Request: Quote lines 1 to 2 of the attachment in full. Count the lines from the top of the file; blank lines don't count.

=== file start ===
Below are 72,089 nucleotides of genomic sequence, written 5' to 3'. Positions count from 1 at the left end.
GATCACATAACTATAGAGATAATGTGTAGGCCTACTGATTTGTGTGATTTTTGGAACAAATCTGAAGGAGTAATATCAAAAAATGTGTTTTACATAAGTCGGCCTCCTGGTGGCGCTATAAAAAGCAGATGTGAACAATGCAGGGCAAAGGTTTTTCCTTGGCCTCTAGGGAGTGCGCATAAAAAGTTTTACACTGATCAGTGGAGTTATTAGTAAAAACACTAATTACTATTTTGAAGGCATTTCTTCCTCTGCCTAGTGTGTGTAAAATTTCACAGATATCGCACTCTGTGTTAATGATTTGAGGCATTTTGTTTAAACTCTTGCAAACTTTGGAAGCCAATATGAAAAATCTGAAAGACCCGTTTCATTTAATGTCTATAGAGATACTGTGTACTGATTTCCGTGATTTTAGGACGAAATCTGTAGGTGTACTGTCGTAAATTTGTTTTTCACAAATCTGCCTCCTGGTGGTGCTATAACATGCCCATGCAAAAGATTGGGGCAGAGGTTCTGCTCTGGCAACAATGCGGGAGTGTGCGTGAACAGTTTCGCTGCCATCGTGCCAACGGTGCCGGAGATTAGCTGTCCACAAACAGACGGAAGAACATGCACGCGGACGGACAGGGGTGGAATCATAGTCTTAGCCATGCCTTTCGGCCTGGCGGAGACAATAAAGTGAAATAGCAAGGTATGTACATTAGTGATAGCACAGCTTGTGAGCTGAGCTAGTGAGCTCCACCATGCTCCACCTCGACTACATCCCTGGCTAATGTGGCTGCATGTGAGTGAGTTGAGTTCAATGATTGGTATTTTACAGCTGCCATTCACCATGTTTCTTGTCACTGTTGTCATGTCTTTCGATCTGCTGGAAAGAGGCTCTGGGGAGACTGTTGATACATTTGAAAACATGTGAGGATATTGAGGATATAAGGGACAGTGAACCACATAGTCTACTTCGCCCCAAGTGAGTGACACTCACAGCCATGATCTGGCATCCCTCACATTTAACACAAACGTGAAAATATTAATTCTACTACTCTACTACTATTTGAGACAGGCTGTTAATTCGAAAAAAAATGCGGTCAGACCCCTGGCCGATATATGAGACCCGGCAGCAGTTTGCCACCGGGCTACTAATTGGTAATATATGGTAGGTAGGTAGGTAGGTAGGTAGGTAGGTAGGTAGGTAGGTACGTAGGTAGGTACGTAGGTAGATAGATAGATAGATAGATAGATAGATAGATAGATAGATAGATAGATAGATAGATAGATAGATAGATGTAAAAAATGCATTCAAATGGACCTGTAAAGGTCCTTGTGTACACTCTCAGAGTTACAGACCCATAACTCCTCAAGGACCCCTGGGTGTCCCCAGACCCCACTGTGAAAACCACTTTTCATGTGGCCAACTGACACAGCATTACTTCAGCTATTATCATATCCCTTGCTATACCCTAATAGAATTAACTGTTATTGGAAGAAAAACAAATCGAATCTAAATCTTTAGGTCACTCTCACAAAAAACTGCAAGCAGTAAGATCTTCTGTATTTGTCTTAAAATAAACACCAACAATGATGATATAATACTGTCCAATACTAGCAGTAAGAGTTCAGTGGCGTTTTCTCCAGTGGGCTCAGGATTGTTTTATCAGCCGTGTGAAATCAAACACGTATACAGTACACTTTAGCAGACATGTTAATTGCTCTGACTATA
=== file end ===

Below are 72,089 nucleotides of genomic sequence, written 5' to 3'. Positions count from 1 at the left end.
GATCACATAACTATAGAGATAATGTGTAGGCCTACTGATTTGTGTGATTTTTGGAACAAATCTGAAGGAGTAATATCAAAAAATGTGTTTTACATAAGTCGGCCTCCTGGTGGCGCTATAAAAAGCAGATGTGAACAATGCAGGGCAAAGGTTTTTCCTTGGCCTCTAGGGAGTGCGCATAAAAAGTTTTACACTGATCAGTGGAGTTATTAGTAAAAACACTAATTACTATTTTGAAGGCATTTCTTCCTCTGCCTAGTGTGTGTAAAATTTCACAGATATCGCACTCTGTGTTAATGATTTGAGGCATTTTGTTTAAACTCTTGCAAACTTTGGAAGCCAATATGAAAAATCTGAAAGACCCGTTTCATTTAATGTCTATAGAGATACTGTGTACTGATTTCCGTGATTTTAGGACGAAATCTGTAGGTGTACTGTCGTAAATTTGTTTTTCACAAATCTGCCTCCTGGTGGTGCTATAACATGCCCATGCAAAAGATTGGGGCAGAGGTTCTGCTCTGGCAACAATGCGGGAGTGTGCGTGAACAGTTTCGCTGCCATCGTGCCAACGGTGCCGGAGATTAGCTGTCCACAAACAGACGGAAGAACATGCACGCGGACGGACAGGGGTGGAATCATAGTCTTAGCCATGCCTTTCGGCCTGGCGGAGACAATAAAGTGAAATAGCAAGGTATGTACATTAGTGATAGCACAGCTTGTGAGCTGAGCTAGTGAGCTCCACCATGCTCCACCTCGACTACATCCCTGGCTAATGTGGCTGCATGTGAGTGAGTTGAGTTCAATGATTGGTATTTTACAGCTGCCATTCACCATGTTTCTTGTCACTGTTGTCATGTCTTTCGATCTGCTGGAAAGAGGCTCTGGGGAGACTGTTGATACATTTGAAAACATGTGAGGATATTGAGGATATAAGGGACAGTGAACCACATAGTCTACTTCGCCCCAAGTGAGTGACACTCACAGCCATGATCTGGCATCCCTCACATTTAACACAAACGTGAAAATATTAATTCTACTACTCTACTACTATTTGAGACAGGCTGTTAATTCGAAAAAAAATGCGGTCAGACCCCTGGCCGATATATGAGACCCGGCAGCAGTTTGCCACCGGGCTACTAATTGGTAATATATGGTAGGTAGGTAGGTAGGTAGGTAGGTAGGTAGGTAGGTAGGTACGTAGGTAGGTACGTAGGTAGATAGATAGATAGATAGATAGATAGATAGATAGATAGATAGATAGATAGATAGATAGATAGATAGATGTAAAAAATGCATTCAAATGGACCTGTAAAGGTCCTTGTGTACACTCTCAGAGTTACAGACCCATAACTCCTCAAGGACCCCTGGGTGTCCCCAGACCCCACTGTGAAAACCACTTTTCATGTGGCCAACTGACACAGCATTACTTCAGCTATTATCATATCCCTTGCTATACCCTAATAGAATTAACTGTTATTGGAAGAAAAACAAATCGAATCTAAATCTTTAGGTCACTCTCACAAAAAACTGCAAGCAGTAAGATCTTCTGTATTTGTCTTAAAATAAACACCAACAATGATGATATAATACTGTCCAATACTAGCAGTAAGAGTTCAGTGGCGTTTTCTCCAGTGGGCTCAGGATTGTTTTATCAGCCGTGTGAAATCAAACACGTATACAGTACACTTTAGCAGACATGTTAATTGCTCTGACTATA